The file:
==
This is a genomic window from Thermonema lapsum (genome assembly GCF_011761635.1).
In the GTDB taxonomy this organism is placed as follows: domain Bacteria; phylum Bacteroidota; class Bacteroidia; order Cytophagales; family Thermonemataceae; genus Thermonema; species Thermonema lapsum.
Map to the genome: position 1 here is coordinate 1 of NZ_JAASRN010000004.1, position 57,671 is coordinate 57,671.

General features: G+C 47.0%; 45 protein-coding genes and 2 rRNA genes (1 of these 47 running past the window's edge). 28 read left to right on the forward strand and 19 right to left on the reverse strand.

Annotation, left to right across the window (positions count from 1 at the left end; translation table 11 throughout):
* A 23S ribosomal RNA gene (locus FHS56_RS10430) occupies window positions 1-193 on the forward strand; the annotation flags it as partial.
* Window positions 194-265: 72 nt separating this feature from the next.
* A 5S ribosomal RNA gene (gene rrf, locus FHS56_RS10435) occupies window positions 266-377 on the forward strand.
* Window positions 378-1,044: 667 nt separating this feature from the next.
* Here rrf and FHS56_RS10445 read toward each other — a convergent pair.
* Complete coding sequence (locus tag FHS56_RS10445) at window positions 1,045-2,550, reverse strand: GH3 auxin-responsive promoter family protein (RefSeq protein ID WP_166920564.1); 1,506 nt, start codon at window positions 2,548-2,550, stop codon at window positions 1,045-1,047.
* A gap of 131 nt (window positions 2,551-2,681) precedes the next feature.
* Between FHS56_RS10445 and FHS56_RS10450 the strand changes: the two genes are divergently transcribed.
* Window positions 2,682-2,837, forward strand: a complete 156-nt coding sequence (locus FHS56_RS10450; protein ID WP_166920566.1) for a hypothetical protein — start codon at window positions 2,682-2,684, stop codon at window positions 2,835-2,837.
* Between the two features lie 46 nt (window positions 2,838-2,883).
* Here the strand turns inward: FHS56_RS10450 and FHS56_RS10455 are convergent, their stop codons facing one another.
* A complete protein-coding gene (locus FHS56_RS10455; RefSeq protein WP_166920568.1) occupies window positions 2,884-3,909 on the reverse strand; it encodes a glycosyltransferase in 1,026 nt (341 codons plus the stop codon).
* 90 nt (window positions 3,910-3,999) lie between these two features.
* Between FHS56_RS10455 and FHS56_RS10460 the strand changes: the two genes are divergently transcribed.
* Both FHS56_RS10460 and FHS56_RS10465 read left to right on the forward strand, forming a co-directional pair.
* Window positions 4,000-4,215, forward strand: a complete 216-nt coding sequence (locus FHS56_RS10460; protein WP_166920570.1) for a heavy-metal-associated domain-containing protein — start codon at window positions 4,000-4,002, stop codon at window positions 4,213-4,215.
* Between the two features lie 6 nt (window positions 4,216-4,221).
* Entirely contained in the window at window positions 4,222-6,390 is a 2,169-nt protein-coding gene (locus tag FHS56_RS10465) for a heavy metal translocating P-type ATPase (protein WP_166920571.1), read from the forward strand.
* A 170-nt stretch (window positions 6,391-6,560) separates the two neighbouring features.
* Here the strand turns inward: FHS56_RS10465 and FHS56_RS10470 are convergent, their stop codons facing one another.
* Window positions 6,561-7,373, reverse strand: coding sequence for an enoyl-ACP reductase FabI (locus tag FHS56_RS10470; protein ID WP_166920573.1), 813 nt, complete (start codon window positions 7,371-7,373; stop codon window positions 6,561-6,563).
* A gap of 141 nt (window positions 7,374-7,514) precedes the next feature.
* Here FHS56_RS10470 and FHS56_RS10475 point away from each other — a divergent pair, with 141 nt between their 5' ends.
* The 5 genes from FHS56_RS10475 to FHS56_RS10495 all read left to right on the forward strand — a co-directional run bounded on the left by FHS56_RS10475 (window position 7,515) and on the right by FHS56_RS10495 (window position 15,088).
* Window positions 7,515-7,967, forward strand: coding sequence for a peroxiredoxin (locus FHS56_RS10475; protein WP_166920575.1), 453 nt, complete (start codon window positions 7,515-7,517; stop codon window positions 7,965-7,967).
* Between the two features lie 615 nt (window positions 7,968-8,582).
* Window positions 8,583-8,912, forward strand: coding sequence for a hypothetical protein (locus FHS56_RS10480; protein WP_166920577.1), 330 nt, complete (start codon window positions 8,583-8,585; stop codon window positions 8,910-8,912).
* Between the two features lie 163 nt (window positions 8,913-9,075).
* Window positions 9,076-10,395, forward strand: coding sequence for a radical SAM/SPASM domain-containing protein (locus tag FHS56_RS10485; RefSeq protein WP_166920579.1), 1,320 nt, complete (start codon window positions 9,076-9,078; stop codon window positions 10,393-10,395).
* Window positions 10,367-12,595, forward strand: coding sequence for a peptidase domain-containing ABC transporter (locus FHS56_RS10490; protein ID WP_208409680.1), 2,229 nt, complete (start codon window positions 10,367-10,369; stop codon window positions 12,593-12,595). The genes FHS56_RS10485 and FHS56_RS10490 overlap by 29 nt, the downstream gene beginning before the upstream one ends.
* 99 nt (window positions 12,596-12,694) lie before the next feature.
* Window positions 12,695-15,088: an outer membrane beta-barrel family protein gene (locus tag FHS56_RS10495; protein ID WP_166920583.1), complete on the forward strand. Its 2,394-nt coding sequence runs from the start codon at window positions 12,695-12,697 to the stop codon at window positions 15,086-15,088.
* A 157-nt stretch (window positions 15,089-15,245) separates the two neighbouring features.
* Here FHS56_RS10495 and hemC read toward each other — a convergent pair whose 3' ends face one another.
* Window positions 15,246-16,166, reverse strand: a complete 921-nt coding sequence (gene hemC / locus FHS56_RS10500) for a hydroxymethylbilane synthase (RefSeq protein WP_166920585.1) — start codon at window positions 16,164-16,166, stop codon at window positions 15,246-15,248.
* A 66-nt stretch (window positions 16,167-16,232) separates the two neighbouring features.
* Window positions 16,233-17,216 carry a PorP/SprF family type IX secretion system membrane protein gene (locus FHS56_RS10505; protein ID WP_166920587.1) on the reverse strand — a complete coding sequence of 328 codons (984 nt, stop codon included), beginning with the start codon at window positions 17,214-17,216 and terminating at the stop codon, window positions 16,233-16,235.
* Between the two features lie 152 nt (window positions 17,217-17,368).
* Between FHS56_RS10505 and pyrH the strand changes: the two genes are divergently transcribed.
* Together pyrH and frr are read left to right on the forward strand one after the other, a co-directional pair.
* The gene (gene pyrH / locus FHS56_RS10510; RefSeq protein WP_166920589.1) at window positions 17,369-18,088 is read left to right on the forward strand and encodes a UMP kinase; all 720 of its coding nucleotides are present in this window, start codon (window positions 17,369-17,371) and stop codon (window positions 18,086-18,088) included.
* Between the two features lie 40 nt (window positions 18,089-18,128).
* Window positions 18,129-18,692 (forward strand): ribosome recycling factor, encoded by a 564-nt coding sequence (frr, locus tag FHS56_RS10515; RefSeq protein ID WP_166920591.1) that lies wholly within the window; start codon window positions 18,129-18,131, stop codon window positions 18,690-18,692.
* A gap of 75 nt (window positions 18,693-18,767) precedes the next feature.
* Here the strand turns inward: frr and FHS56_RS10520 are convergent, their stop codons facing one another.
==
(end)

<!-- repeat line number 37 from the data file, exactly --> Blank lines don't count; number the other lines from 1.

* Window positions 12,695-15,088: an outer membrane beta-barrel family protein gene (locus tag FHS56_RS10495; protein ID WP_166920583.1), complete on the forward strand. Its 2,394-nt coding sequence runs from the start codon at window positions 12,695-12,697 to the stop codon at window positions 15,086-15,088.